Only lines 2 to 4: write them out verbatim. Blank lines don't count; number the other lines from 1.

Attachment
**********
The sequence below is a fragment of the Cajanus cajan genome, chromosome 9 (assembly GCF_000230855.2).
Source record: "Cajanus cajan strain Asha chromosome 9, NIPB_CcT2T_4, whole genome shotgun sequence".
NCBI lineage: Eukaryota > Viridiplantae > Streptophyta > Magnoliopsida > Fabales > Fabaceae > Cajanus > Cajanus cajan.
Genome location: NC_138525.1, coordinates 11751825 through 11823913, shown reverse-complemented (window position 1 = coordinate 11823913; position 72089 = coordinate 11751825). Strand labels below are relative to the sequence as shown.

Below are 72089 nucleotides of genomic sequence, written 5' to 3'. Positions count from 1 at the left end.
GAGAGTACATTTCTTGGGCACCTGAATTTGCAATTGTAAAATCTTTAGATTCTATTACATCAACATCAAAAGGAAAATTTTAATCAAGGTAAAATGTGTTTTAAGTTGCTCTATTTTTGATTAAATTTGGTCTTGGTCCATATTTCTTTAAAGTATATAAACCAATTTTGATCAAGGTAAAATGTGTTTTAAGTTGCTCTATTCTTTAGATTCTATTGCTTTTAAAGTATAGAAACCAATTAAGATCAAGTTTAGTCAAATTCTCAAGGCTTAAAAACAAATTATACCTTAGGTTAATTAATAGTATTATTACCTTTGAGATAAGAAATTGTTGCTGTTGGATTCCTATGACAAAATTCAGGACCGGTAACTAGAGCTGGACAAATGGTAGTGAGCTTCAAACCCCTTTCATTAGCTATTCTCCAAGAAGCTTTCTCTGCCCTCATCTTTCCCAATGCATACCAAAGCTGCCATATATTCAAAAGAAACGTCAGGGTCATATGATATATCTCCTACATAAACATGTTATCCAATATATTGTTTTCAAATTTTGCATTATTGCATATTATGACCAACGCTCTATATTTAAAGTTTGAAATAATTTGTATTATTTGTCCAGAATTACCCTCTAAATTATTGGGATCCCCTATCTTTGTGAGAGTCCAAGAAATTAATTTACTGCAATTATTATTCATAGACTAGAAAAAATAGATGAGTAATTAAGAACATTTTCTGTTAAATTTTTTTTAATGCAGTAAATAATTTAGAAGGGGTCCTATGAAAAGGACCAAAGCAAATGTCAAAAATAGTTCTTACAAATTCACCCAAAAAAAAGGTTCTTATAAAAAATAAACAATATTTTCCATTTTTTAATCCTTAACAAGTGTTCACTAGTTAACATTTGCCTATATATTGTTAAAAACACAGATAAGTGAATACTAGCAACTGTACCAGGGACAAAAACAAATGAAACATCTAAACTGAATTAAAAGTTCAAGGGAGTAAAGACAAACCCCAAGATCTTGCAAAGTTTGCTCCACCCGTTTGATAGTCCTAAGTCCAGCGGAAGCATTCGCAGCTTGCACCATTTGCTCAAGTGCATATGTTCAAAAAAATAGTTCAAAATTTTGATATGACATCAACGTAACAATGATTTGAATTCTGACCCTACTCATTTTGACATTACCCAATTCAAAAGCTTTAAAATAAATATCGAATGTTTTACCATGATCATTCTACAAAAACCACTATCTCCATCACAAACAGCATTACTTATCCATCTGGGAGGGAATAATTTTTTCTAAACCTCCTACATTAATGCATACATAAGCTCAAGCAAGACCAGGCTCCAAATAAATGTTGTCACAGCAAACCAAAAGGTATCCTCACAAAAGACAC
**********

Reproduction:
Source record: "Cajanus cajan strain Asha chromosome 9, NIPB_CcT2T_4, whole genome shotgun sequence".
NCBI lineage: Eukaryota > Viridiplantae > Streptophyta > Magnoliopsida > Fabales > Fabaceae > Cajanus > Cajanus cajan.
Genome location: NC_138525.1, coordinates 11751825 through 11823913, shown reverse-complemented (window position 1 = coordinate 11823913; position 72089 = coordinate 11751825). Strand labels below are relative to the sequence as shown.